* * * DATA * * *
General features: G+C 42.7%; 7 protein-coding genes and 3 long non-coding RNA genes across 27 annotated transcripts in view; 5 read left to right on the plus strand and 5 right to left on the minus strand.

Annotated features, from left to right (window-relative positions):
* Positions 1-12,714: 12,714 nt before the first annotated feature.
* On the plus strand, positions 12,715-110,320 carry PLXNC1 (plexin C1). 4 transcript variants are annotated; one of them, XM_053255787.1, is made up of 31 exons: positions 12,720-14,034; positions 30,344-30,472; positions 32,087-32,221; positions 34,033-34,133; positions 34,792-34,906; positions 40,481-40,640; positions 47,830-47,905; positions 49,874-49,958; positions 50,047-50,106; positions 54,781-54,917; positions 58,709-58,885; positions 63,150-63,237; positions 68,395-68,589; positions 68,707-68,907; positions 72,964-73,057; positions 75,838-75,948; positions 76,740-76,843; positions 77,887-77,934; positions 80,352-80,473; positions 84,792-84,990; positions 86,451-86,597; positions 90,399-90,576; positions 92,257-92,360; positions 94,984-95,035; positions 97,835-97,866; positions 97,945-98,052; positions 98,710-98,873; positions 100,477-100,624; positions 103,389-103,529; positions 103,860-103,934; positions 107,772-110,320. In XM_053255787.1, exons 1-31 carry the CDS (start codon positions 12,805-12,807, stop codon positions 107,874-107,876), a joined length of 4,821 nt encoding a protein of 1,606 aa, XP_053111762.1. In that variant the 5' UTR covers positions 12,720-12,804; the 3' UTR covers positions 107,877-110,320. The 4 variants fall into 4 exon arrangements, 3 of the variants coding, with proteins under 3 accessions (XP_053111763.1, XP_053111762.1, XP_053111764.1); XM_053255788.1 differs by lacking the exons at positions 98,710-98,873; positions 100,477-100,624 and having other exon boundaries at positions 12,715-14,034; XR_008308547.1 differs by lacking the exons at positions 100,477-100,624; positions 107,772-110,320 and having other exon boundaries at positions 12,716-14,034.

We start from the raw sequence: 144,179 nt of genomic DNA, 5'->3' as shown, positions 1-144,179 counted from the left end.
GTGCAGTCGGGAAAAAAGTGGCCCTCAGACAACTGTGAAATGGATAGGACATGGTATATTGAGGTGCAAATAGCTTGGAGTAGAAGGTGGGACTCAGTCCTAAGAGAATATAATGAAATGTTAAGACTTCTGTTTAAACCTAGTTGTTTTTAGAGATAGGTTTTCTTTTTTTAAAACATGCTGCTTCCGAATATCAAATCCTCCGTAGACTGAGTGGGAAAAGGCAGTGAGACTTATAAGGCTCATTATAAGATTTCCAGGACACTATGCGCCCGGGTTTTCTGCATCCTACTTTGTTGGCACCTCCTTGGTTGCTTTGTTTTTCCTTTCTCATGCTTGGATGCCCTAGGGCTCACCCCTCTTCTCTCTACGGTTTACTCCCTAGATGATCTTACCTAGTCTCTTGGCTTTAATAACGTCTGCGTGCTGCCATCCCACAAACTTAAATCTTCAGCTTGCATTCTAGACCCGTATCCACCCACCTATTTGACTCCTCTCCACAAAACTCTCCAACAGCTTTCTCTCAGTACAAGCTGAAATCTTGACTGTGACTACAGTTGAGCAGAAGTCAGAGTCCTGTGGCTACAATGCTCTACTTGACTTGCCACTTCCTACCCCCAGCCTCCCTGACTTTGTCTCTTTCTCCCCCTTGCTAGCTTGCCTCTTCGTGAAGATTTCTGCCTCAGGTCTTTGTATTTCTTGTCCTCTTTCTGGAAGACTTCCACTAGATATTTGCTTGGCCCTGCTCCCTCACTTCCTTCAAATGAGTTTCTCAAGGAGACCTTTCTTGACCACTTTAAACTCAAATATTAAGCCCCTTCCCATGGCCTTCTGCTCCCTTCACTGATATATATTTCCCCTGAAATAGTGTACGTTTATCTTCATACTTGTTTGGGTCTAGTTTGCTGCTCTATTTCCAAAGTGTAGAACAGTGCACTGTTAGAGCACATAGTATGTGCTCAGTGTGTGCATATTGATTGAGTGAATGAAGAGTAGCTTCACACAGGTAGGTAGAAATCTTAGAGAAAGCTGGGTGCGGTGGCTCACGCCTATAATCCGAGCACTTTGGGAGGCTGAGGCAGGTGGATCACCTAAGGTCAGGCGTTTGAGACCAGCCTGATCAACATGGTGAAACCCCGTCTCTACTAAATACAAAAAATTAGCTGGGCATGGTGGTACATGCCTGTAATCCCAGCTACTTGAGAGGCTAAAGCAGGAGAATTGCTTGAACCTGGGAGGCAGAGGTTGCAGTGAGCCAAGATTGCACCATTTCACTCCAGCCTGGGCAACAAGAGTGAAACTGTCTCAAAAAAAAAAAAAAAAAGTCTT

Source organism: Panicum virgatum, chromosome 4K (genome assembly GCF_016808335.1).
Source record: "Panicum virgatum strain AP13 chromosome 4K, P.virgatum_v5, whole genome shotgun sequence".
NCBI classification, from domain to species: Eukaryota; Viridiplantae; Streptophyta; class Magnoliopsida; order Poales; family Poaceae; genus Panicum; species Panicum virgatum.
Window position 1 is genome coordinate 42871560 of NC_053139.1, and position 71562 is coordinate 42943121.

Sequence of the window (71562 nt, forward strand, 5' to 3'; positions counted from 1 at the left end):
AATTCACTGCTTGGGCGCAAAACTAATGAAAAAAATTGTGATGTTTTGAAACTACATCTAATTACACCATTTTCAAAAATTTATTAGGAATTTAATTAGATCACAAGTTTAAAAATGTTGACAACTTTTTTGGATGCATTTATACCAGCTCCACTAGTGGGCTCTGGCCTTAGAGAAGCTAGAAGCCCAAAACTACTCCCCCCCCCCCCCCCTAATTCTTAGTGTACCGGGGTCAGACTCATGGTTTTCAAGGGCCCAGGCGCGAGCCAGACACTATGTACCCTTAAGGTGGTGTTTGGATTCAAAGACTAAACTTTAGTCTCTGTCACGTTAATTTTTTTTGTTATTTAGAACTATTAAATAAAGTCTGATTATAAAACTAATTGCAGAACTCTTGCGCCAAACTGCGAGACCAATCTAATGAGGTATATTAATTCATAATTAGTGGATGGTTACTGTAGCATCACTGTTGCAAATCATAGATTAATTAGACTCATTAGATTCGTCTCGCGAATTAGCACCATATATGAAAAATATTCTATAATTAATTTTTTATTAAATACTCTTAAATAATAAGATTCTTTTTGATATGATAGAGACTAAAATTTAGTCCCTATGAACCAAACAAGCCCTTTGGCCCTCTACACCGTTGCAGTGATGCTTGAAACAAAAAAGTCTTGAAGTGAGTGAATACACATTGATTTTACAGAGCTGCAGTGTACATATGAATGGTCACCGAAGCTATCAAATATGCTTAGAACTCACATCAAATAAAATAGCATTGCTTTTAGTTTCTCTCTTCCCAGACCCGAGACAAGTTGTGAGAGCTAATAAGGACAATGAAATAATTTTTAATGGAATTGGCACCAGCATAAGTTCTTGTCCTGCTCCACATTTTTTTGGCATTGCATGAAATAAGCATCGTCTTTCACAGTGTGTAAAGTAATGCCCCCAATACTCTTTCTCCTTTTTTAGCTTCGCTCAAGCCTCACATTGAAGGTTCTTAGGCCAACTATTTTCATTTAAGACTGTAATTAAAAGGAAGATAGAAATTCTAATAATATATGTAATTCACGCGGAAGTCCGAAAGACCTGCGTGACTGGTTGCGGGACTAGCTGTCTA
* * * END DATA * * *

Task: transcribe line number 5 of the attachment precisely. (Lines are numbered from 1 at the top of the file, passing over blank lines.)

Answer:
We start from the raw sequence: 144,179 nt of genomic DNA, 5'->3' as shown, positions 1-144,179 counted from the left end.